Part III: Pliocene Epoch
THE PLIOCENE EPOCH (5.3–2.6 mya)
The Pliocene Epoch (~5.3–2.6 mya) was characterized by global cooling and weather disruptions due to the formation of the Panama land bridge and resultant changes in ocean currents. The polar ice caps were expanding and sea levels had already begun to drop, as the Pleistocene Epoch (~2.6 mya–11.7 kya) approached. The geologic record shows us that Africa was subject to cooling and drying trends, with seasons becoming more pronounced. Grasslands were expanding and thus forest cover was shrinking. Intermittent wet and dry periods changed the African landscape. Lakes formed and dried and filled once again. All of the ardipiths and most australopiths went extinct during this epoch and by ~2.0 mya genus Homo appeared in the fossil record. The most tantalizing question with regard to the earliest members of our genus is what drove the encephalization process. By the time of the more derived paranthropines [Paranthropus boisei (2.5–1.4 mya) and robustus (1.9–1.3 mya)] and genus: Homo (≥2 mya), cranial capacity had increased ~100 cc and 200 cc, respectively, from the earlier hominins. It has generally been hypothesized that competition for resources was the driving force, and while that may be so, recent research has illuminated just how radical climatic changes were in East Africa. The film Becoming Human (2009, Discovery Communications) provides a nice overview of how scientists have pieced together the Pliocene environment of that region of the world from the local geology.
The Pliocene Epoch can be considered the time of the great adaptive radiation of the hominins, when more than a dozen species evolved in the hominin corridor from Ethiopia to South Africa. While the ardipiths died out, concurrent with the reduction in forest cover during the late Miocene and early Pliocene, many australopiths came and went over the course of almost 3 mya of the Pliocene. The australopith lineage may pre-date the Pliocene; there is possible australopith material (possibly Australopithecus anamensis or afarensis) from the late Miocene from several Kenyan sites (e.g. Lothagam and Tabarin) for which no taxonomic designation has been established. While there is debate as to how much time australopiths spent outside of forested environments, they certainly filled distinctive niches, as evidenced by changing craniofaciodental morphology as well as more versatile hands that afforded them greater manipulative abilities. As we discover more about australopith limb morphology, it is apparent that some were more adapted to an arboreal environment whereas others were less so. Of even greater interest is that the East African australopiths (i.e. Australopithecus anamensis, afarensis, and garhi) may represent a different clade than those from South Africa (i.e. Australopithecus africanus and sediba). The East African species may have been more adapted to a terrestrial environment, while the South African forms may have retained or reverted to more primitive climbing adaptations. The various species may have walked differently as well.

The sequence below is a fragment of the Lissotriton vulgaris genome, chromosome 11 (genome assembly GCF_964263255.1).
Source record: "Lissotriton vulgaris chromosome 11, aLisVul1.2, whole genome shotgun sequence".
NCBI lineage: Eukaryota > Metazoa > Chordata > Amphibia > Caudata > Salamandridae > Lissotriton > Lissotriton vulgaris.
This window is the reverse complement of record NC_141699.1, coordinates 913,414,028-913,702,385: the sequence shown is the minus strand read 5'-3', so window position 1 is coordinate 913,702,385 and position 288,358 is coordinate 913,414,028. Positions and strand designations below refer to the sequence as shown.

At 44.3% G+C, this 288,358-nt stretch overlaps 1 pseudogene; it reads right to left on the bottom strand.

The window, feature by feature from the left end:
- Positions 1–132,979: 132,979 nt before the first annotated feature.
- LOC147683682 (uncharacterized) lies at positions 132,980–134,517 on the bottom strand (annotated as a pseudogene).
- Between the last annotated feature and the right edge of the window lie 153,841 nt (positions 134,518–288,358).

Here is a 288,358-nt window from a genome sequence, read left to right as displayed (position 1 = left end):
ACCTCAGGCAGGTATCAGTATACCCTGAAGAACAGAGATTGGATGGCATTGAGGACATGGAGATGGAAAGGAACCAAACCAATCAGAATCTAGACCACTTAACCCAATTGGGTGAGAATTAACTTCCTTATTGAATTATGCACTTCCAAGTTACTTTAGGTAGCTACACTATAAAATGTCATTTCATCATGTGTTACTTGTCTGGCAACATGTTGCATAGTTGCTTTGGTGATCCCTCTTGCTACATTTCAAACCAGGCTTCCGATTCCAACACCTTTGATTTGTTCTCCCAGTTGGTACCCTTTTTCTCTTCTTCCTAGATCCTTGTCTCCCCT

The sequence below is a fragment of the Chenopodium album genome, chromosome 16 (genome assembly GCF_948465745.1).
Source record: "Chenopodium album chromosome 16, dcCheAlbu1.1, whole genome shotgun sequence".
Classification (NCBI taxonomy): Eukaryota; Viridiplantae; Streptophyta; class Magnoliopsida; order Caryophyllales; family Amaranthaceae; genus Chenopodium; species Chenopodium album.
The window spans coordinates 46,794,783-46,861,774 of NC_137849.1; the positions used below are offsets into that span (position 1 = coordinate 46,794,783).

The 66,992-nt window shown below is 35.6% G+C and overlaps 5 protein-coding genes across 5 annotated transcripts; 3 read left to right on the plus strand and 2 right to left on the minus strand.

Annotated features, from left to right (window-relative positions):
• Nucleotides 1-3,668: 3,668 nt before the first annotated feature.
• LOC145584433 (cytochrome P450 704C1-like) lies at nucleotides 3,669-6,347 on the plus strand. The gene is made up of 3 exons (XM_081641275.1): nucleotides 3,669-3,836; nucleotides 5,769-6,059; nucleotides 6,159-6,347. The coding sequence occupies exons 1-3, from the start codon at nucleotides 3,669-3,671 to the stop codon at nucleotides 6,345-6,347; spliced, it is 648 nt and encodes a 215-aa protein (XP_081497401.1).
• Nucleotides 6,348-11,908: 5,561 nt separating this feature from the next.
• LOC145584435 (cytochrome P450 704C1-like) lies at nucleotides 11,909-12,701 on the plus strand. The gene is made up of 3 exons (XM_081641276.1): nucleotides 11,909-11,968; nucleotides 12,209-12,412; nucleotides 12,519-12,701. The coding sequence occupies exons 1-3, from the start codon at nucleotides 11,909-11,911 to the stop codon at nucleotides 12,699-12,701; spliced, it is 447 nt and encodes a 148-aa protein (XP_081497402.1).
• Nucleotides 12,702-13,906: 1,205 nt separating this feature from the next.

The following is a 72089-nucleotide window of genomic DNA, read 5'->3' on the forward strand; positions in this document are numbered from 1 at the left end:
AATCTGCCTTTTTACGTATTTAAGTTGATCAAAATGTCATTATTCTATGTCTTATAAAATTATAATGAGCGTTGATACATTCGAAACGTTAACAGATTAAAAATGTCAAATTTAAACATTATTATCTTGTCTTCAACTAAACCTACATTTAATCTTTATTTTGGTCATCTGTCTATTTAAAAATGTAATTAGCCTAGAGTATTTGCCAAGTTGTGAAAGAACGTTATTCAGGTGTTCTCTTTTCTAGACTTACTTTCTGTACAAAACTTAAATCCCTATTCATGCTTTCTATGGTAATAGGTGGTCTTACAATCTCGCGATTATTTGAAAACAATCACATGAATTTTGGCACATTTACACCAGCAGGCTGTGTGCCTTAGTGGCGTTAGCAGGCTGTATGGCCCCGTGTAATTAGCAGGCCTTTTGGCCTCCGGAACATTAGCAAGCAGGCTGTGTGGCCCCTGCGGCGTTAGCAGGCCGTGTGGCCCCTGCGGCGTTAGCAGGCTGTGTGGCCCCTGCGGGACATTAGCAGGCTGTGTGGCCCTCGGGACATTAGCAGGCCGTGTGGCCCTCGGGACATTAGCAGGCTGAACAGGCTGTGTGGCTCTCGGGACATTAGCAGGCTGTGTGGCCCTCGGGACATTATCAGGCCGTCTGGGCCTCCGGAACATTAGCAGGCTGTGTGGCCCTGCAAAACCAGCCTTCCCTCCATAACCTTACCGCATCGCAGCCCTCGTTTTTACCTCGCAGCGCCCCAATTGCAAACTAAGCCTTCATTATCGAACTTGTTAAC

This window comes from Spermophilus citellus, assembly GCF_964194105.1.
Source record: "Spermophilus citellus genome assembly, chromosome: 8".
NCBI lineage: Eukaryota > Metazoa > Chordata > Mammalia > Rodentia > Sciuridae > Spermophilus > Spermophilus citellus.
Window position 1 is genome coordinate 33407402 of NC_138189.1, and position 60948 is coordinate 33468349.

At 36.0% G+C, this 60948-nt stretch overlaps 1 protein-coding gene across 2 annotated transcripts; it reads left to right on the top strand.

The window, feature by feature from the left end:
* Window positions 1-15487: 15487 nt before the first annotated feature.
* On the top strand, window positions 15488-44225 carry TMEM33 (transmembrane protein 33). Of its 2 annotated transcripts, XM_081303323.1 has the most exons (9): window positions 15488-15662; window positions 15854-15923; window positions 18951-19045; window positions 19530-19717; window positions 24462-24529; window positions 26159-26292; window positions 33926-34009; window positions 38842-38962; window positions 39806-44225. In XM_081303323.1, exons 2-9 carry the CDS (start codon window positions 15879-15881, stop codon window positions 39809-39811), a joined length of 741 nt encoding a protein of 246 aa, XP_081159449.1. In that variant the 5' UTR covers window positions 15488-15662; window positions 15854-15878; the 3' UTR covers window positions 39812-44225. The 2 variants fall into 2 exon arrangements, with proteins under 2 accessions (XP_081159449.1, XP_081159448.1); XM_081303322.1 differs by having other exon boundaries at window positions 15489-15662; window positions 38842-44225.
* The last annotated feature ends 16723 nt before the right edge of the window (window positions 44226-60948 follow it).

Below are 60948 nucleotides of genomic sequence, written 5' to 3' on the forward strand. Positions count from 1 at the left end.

The question remains: from which group are we descended? Some researchers have suggested that Au. sediba from South Africa may be part of our lineage; this confounds matters for some researchers as to how the older East African species were seemingly less primitive in some ways than the more recent South African forms. We need to realize that we are only seeing part of the picture. Just as the ape population levels exploded on three continents in the Miocene, the same was apparently true for African hominins in the Plio-Pleistocene. Discoveries of new species of African apes and hominins are accelerating. We need to break out of our linear mindset and realize that there were numerous species adapting to localized conditions, so we should not expect to see uniform changes across time and geographic space. In addition, the same may hold true for grouping and mating practices. We should not jump to conclusions or get too caught up in how the various species were related and who begat whom! While everyone would like to be the person who found one of our long lost relatives, the history of paleoanthropology is fraught with those claims and debunks.
Upper limb morphology suggests that australopiths retained adaptations for climbing trees that were likely used for food and safety. However, when on the ground, they were habitual bipeds, albeit with some differences from ourselves.